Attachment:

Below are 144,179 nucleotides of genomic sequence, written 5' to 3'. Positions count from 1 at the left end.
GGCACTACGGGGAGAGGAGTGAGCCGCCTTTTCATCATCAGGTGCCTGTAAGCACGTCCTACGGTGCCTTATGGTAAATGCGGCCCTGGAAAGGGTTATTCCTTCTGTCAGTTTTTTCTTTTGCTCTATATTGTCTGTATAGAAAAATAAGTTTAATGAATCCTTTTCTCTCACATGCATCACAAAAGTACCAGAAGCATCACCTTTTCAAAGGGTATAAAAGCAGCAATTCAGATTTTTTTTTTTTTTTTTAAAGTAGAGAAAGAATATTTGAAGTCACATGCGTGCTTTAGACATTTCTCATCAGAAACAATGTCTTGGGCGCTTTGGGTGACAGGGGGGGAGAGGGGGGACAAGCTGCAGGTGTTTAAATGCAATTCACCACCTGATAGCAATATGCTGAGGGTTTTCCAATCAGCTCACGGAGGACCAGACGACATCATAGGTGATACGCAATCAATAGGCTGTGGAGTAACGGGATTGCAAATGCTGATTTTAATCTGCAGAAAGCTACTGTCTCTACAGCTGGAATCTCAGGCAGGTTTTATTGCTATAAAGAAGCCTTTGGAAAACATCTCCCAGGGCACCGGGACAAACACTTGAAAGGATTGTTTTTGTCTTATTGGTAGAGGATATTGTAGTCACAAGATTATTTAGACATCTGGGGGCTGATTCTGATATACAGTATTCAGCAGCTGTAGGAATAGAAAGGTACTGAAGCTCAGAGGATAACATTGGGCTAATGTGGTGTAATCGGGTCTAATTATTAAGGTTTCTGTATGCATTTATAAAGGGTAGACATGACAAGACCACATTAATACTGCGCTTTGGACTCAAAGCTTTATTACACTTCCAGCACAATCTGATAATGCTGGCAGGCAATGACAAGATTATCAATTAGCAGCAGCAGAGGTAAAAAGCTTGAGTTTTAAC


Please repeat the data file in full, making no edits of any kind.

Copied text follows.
Below are 144,179 nucleotides of genomic sequence, written 5' to 3'. Positions count from 1 at the left end.
GGCACTACGGGGAGAGGAGTGAGCCGCCTTTTCATCATCAGGTGCCTGTAAGCACGTCCTACGGTGCCTTATGGTAAATGCGGCCCTGGAAAGGGTTATTCCTTCTGTCAGTTTTTTCTTTTGCTCTATATTGTCTGTATAGAAAAATAAGTTTAATGAATCCTTTTCTCTCACATGCATCACAAAAGTACCAGAAGCATCACCTTTTCAAAGGGTATAAAAGCAGCAATTCAGATTTTTTTTTTTTTTTTTAAAGTAGAGAAAGAATATTTGAAGTCACATGCGTGCTTTAGACATTTCTCATCAGAAACAATGTCTTGGGCGCTTTGGGTGACAGGGGGGGAGAGGGGGGACAAGCTGCAGGTGTTTAAATGCAATTCACCACCTGATAGCAATATGCTGAGGGTTTTCCAATCAGCTCACGGAGGACCAGACGACATCATAGGTGATACGCAATCAATAGGCTGTGGAGTAACGGGATTGCAAATGCTGATTTTAATCTGCAGAAAGCTACTGTCTCTACAGCTGGAATCTCAGGCAGGTTTTATTGCTATAAAGAAGCCTTTGGAAAACATCTCCCAGGGCACCGGGACAAACACTTGAAAGGATTGTTTTTGTCTTATTGGTAGAGGATATTGTAGTCACAAGATTATTTAGACATCTGGGGGCTGATTCTGATATACAGTATTCAGCAGCTGTAGGAATAGAAAGGTACTGAAGCTCAGAGGATAACATTGGGCTAATGTGGTGTAATCGGGTCTAATTATTAAGGTTTCTGTATGCATTTATAAAGGGTAGACATGACAAGACCACATTAATACTGCGCTTTGGACTCAAAGCTTTATTACACTTCCAGCACAATCTGATAATGCTGGCAGGCAATGACAAGATTATCAATTAGCAGCAGCAGAGGTAAAAAGCTTGAGTTTTAAC